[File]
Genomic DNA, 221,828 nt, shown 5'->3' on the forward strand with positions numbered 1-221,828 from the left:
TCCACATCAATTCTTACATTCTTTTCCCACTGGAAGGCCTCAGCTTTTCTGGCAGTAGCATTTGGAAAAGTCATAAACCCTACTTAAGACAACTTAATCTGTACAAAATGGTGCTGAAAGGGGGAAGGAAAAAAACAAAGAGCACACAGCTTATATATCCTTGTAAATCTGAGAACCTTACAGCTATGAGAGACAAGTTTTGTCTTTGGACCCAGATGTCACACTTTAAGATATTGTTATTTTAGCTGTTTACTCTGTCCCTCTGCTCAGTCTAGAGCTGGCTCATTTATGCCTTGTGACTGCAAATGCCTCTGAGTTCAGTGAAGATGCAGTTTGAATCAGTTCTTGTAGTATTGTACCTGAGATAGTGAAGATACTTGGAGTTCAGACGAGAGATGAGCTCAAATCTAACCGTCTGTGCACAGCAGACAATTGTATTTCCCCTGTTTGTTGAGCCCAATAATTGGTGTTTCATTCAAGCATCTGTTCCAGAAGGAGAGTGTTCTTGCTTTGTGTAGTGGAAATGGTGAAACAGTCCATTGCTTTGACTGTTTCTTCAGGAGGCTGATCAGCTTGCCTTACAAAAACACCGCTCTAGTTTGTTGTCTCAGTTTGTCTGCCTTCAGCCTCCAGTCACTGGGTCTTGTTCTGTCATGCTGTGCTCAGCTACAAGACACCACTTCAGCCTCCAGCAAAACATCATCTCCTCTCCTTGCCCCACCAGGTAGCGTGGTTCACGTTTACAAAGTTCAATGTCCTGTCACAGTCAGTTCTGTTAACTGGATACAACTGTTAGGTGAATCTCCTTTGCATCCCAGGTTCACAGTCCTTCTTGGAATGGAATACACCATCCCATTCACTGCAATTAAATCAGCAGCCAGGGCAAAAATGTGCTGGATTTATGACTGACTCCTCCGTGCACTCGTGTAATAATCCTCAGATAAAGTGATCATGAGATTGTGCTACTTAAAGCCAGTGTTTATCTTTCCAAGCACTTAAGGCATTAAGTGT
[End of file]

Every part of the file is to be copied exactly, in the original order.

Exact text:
Genomic DNA, 221,828 nt, shown 5'->3' on the forward strand with positions numbered 1-221,828 from the left:
TCCACATCAATTCTTACATTCTTTTCCCACTGGAAGGCCTCAGCTTTTCTGGCAGTAGCATTTGGAAAAGTCATAAACCCTACTTAAGACAACTTAATCTGTACAAAATGGTGCTGAAAGGGGGAAGGAAAAAAACAAAGAGCACACAGCTTATATATCCTTGTAAATCTGAGAACCTTACAGCTATGAGAGACAAGTTTTGTCTTTGGACCCAGATGTCACACTTTAAGATATTGTTATTTTAGCTGTTTACTCTGTCCCTCTGCTCAGTCTAGAGCTGGCTCATTTATGCCTTGTGACTGCAAATGCCTCTGAGTTCAGTGAAGATGCAGTTTGAATCAGTTCTTGTAGTATTGTACCTGAGATAGTGAAGATACTTGGAGTTCAGACGAGAGATGAGCTCAAATCTAACCGTCTGTGCACAGCAGACAATTGTATTTCCCCTGTTTGTTGAGCCCAATAATTGGTGTTTCATTCAAGCATCTGTTCCAGAAGGAGAGTGTTCTTGCTTTGTGTAGTGGAAATGGTGAAACAGTCCATTGCTTTGACTGTTTCTTCAGGAGGCTGATCAGCTTGCCTTACAAAAACACCGCTCTAGTTTGTTGTCTCAGTTTGTCTGCCTTCAGCCTCCAGTCACTGGGTCTTGTTCTGTCATGCTGTGCTCAGCTACAAGACACCACTTCAGCCTCCAGCAAAACATCATCTCCTCTCCTTGCCCCACCAGGTAGCGTGGTTCACGTTTACAAAGTTCAATGTCCTGTCACAGTCAGTTCTGTTAACTGGATACAACTGTTAGGTGAATCTCCTTTGCATCCCAGGTTCACAGTCCTTCTTGGAATGGAATACACCATCCCATTCACTGCAATTAAATCAGCAGCCAGGGCAAAAATGTGCTGGATTTATGACTGACTCCTCCGTGCACTCGTGTAATAATCCTCAGATAAAGTGATCATGAGATTGTGCTACTTAAAGCCAGTGTTTATCTTTCCAAGCACTTAAGGCATTAAGTGT